This is a fair-minded debate about whether the driving age in Georgia should be raised. Today, the Insurance Institute for Highway Safety announced its position that the driving age should be raised in all states as a safety measure. It is a known fact that car wrecks are the number one leading cause of death among teenagers. The research shows that if the teen driving age were raised, teen deaths in car wrecks would go down. Simple math.
As a parent of a fourteen year who will be driving in a year and the parent of an 11 year old (who thinks she is 15 already), I say “Amen!” I kid my son and his teenage friends all the time asking them if they have read in the newspaper that the Georgia General Assembly has raised the driving age to 18. At first they fall for it, incredulous looks on their faces, then it dawns on them that I am, once again, “pulling their legs.” It’s a fun pasttime. Of course, my attitude now is a far cry from my attitude I had about the issue when I was a 16 year old growing up in rural Kentucky. I grew up surrounded by livestock and crop farms, where many youngsters drove a pick-up truck on and around these various farms as long as it had “FARM TRUCK” emblazoned on it somewhere. “FARM TRUCK” was the secret code to police officers there was no need to stop the driver for underage driving because he was driving the truck with full immunity because it was a “FARM TRUCK!”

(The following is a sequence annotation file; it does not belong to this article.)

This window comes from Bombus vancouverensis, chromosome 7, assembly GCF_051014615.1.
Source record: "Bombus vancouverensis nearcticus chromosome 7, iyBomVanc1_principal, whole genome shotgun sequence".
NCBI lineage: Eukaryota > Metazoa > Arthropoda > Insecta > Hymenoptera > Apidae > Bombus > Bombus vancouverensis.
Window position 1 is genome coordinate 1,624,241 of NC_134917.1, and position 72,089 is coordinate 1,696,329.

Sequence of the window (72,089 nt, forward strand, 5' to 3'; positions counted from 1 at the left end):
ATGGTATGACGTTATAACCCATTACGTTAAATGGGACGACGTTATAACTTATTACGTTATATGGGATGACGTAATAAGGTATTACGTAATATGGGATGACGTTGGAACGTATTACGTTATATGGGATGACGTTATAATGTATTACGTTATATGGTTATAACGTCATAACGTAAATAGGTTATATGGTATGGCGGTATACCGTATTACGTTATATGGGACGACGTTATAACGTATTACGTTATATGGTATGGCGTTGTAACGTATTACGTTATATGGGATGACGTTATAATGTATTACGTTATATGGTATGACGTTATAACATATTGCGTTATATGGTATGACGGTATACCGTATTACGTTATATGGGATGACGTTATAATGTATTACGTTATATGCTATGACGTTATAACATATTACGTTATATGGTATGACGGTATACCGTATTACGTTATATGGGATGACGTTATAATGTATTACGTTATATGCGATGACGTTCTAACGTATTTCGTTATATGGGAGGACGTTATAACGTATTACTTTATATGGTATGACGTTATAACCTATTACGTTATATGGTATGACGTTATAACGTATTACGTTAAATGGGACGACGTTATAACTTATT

Of course, that was also in a town of 1800 people, not a city like Atlanta of 5 million. Big difference!
As a plaintiff’s personal injury attorney, I have seen for myself and have represented way too many grieving parents who have lost their teenage son or daugther to a reckless car accident that never should have happened. A change in the teen driving age would help avoid this needless suffering for so many families. Georgia, however, is a big state and is largely rural and agricultural and so I doubt whether the Georgia Legislature would ever seriously entertain an increase in the driving age…but don’t you think they should? Let your State Senator and State Representative know how you feel.